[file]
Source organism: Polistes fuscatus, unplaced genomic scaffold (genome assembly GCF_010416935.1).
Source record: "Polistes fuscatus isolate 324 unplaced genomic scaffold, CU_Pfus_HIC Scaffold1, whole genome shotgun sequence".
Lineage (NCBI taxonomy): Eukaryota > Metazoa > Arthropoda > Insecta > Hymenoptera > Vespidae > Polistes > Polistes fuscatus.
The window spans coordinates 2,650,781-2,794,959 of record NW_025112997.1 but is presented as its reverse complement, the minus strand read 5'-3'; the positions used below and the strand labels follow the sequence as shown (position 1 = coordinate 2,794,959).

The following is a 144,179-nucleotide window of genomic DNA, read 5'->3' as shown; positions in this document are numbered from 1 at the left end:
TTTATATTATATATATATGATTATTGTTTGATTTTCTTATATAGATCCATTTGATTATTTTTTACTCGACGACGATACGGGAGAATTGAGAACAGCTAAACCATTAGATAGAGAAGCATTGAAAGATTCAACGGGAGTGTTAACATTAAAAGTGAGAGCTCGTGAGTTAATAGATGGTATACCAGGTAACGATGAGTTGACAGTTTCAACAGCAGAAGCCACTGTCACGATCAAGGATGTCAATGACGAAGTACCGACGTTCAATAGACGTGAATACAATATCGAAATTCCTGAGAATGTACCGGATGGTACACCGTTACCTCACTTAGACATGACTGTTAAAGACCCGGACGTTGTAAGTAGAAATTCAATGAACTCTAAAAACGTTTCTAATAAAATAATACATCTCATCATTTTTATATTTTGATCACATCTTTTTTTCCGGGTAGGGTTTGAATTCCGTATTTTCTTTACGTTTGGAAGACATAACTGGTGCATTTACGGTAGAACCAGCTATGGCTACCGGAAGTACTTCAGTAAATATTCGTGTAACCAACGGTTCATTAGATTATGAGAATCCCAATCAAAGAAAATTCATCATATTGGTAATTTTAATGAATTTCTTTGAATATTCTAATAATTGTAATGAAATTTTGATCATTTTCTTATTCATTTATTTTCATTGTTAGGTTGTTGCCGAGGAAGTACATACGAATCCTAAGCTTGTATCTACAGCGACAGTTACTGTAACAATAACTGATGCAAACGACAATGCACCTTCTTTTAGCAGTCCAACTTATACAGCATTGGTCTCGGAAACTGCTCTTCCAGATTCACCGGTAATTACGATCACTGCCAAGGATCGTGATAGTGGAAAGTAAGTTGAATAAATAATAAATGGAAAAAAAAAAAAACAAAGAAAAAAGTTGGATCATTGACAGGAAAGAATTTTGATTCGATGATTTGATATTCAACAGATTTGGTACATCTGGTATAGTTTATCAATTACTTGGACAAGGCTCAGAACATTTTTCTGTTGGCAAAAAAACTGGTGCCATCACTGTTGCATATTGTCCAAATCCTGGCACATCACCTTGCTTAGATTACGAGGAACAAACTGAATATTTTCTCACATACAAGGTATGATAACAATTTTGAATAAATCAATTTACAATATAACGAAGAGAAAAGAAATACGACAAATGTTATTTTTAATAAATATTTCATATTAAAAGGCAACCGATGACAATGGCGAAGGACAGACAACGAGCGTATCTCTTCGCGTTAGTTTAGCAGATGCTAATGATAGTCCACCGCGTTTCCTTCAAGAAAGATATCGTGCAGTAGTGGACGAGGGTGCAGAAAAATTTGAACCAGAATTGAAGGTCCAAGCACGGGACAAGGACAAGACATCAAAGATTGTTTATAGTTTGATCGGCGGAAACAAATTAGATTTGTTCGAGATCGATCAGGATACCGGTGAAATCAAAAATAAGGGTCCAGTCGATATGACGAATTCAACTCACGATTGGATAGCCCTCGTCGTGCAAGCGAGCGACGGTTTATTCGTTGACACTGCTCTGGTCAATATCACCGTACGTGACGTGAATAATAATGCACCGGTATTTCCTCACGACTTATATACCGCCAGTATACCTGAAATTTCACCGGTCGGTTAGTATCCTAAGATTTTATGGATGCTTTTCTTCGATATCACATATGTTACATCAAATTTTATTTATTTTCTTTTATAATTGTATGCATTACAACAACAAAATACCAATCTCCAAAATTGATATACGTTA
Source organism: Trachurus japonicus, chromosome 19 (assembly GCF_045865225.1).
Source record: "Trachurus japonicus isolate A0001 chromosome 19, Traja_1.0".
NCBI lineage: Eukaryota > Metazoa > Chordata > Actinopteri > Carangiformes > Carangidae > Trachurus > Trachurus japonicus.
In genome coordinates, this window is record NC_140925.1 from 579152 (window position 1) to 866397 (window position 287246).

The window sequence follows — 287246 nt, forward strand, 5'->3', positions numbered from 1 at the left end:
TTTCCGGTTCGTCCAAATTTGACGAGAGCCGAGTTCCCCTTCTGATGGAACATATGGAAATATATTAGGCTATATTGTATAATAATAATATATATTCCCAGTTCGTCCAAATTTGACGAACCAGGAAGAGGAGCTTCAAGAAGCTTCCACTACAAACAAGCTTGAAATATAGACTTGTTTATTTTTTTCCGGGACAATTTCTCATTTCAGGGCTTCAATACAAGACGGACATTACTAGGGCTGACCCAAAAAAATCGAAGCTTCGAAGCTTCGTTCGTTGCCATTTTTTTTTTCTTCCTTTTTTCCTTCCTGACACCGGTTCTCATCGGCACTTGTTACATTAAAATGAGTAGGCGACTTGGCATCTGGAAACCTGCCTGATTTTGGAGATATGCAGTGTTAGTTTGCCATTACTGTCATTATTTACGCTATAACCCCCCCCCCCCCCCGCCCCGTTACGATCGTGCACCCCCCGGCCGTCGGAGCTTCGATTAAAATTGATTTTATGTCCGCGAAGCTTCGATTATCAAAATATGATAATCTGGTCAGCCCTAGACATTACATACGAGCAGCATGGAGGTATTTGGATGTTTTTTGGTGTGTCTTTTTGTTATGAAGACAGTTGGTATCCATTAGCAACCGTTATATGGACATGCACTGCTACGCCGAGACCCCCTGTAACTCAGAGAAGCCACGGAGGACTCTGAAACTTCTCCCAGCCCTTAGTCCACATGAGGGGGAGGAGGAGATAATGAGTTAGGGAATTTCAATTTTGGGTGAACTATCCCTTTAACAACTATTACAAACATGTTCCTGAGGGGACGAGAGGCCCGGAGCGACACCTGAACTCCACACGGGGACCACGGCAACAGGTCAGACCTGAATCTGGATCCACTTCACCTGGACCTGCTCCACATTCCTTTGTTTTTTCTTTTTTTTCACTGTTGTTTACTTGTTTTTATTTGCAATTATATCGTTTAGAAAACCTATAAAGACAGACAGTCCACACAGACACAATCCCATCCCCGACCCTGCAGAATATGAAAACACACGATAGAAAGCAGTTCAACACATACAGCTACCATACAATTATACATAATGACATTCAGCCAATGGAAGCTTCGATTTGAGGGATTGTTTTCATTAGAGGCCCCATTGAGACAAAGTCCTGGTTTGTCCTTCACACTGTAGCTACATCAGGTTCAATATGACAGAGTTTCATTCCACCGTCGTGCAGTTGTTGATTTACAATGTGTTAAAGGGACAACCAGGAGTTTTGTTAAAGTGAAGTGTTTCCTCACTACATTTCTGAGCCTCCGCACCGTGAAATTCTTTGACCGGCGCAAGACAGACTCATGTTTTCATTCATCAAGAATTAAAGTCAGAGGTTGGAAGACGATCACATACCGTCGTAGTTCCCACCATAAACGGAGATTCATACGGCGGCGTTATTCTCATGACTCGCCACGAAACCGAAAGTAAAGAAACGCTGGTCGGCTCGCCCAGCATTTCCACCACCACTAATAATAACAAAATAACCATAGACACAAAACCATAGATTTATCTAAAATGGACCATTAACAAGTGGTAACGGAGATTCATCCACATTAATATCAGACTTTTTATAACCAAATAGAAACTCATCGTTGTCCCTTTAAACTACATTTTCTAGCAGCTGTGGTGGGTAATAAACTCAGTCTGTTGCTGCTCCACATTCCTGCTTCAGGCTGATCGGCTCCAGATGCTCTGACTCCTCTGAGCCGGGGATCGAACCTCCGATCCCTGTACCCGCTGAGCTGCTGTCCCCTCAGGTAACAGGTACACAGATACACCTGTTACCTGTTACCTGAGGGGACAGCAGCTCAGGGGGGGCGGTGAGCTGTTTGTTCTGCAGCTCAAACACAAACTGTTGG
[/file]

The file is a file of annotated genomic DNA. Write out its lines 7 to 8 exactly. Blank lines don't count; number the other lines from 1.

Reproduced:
Source organism: Trachurus japonicus, chromosome 19 (assembly GCF_045865225.1).
Source record: "Trachurus japonicus isolate A0001 chromosome 19, Traja_1.0".